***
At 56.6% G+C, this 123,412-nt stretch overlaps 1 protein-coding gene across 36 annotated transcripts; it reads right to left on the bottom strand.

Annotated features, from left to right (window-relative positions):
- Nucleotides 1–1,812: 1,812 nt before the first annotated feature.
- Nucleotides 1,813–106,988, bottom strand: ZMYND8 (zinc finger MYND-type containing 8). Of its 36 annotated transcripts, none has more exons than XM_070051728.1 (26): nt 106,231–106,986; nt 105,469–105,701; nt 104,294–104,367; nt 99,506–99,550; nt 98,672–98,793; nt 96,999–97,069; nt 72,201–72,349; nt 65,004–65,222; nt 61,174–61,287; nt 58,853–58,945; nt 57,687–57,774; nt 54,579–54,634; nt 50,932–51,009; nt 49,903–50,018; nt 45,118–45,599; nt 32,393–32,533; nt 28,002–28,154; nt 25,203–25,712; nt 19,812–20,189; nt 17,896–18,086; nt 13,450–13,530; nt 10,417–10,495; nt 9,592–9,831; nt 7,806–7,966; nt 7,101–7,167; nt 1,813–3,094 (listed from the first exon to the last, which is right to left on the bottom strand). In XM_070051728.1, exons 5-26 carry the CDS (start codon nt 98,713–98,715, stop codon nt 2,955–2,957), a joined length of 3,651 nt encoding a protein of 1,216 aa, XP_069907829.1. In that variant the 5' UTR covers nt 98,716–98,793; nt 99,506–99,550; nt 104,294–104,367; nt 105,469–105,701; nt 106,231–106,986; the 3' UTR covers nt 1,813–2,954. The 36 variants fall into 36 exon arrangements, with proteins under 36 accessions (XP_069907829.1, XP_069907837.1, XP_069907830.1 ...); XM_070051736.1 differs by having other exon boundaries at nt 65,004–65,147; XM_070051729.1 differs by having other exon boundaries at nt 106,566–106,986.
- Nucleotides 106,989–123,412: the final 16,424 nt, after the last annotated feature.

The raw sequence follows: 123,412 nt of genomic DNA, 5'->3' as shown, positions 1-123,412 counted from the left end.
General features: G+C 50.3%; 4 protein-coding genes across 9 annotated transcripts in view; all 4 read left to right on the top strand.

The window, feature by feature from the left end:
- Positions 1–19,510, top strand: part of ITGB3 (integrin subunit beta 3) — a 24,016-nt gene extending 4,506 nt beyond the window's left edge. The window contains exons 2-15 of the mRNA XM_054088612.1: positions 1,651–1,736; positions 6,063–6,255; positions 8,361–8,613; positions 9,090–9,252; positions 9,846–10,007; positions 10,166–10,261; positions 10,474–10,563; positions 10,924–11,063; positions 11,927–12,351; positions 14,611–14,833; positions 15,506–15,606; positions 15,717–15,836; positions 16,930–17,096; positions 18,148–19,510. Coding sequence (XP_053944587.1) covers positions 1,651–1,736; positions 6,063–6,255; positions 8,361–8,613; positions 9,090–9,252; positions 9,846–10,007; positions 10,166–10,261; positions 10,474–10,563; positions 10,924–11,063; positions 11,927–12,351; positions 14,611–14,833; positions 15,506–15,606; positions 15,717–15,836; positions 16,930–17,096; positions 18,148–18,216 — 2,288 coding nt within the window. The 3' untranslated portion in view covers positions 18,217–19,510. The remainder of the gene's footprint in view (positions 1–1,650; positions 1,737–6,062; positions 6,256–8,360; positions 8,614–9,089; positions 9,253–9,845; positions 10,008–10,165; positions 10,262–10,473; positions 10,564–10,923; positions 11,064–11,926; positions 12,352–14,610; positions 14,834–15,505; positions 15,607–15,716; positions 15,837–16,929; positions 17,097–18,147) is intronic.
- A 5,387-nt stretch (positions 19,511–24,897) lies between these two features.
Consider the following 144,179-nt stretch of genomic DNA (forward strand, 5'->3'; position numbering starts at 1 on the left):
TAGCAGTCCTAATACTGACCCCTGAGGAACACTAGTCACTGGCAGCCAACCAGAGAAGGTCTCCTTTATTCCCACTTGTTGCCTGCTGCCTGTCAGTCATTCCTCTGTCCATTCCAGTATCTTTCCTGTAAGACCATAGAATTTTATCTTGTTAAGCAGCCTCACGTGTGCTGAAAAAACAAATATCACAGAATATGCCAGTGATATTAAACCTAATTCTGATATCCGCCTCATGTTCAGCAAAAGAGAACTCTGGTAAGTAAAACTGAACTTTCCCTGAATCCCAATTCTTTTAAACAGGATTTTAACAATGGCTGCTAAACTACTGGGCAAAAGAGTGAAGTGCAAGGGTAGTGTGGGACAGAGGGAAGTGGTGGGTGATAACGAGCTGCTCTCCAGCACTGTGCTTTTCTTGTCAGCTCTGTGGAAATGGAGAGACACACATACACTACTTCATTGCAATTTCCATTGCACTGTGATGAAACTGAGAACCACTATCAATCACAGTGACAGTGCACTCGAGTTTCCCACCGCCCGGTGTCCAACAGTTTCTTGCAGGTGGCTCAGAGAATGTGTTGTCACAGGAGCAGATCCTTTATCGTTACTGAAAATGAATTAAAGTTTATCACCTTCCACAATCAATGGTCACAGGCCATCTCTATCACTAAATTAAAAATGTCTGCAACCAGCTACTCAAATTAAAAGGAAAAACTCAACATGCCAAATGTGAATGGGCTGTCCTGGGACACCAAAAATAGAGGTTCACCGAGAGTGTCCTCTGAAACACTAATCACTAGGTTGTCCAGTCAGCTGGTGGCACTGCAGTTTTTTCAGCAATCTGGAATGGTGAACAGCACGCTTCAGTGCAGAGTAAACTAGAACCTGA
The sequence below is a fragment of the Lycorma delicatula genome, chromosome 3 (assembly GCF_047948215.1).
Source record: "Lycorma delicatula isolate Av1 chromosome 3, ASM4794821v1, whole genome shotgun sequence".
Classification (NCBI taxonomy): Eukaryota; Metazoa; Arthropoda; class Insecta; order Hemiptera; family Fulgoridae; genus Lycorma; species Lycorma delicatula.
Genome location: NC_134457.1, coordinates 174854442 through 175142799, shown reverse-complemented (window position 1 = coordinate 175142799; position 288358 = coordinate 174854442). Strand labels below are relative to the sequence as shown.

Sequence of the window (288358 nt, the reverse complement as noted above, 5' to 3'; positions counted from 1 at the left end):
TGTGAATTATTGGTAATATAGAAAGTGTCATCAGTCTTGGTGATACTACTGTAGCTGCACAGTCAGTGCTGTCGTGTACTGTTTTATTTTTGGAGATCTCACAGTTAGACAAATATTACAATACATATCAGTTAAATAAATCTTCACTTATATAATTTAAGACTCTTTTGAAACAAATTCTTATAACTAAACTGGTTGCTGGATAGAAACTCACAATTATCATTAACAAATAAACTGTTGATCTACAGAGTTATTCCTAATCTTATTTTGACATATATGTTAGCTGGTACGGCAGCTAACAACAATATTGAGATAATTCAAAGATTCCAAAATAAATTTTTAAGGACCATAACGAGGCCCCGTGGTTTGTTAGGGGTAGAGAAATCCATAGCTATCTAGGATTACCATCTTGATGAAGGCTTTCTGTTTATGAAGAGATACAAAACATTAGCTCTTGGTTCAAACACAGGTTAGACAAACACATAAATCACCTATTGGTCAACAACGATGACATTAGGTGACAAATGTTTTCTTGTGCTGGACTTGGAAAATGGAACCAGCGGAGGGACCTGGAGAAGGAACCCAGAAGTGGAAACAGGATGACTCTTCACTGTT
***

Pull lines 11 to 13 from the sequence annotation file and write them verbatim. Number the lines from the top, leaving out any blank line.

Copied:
Consider the following 144,179-nt stretch of genomic DNA (forward strand, 5'->3'; position numbering starts at 1 on the left):
TAGCAGTCCTAATACTGACCCCTGAGGAACACTAGTCACTGGCAGCCAACCAGAGAAGGTCTCCTTTATTCCCACTTGTTGCCTGCTGCCTGTCAGTCATTCCTCTGTCCATTCCAGTATCTTTCCTGTAAGACCATAGAATTTTATCTTGTTAAGCAGCCTCACGTGTGCTGAAAAAACAAATATCACAGAATATGCCAGTGATATTAAACCTAATTCTGATATCCGCCTCATGTTCAGCAAAAGAGAACTCTGGTAAGTAAAACTGAACTTTCCCTGAATCCCAATTCTTTTAAACAGGATTTTAACAATGGCTGCTAAACTACTGGGCAAAAGAGTGAAGTGCAAGGGTAGTGTGGGACAGAGGGAAGTGGTGGGTGATAACGAGCTGCTCTCCAGCACTGTGCTTTTCTTGTCAGCTCTGTGGAAATGGAGAGACACACATACACTACTTCATTGCAATTTCCATTGCACTGTGATGAAACTGAGAACCACTATCAATCACAGTGACAGTGCACTCGAGTTTCCCACCGCCCGGTGTCCAACAGTTTCTTGCAGGTGGCTCAGAGAATGTGTTGTCACAGGAGCAGATCCTTTATCGTTACTGAAAATGAATTAAAGTTTATCACCTTCCACAATCAATGGTCACAGGCCATCTCTATCACTAAATTAAAAATGTCTGCAACCAGCTACTCAAATTAAAAGGAAAAACTCAACATGCCAAATGTGAATGGGCTGTCCTGGGACACCAAAAATAGAGGTTCACCGAGAGTGTCCTCTGAAACACTAATCACTAGGTTGTCCAGTCAGCTGGTGGCACTGCAGTTTTTTCAGCAATCTGGAATGGTGAACAGCACGCTTCAGTGCAGAGTAAACTAGAACCTGA
The sequence below is a fragment of the Lycorma delicatula genome, chromosome 3 (assembly GCF_047948215.1).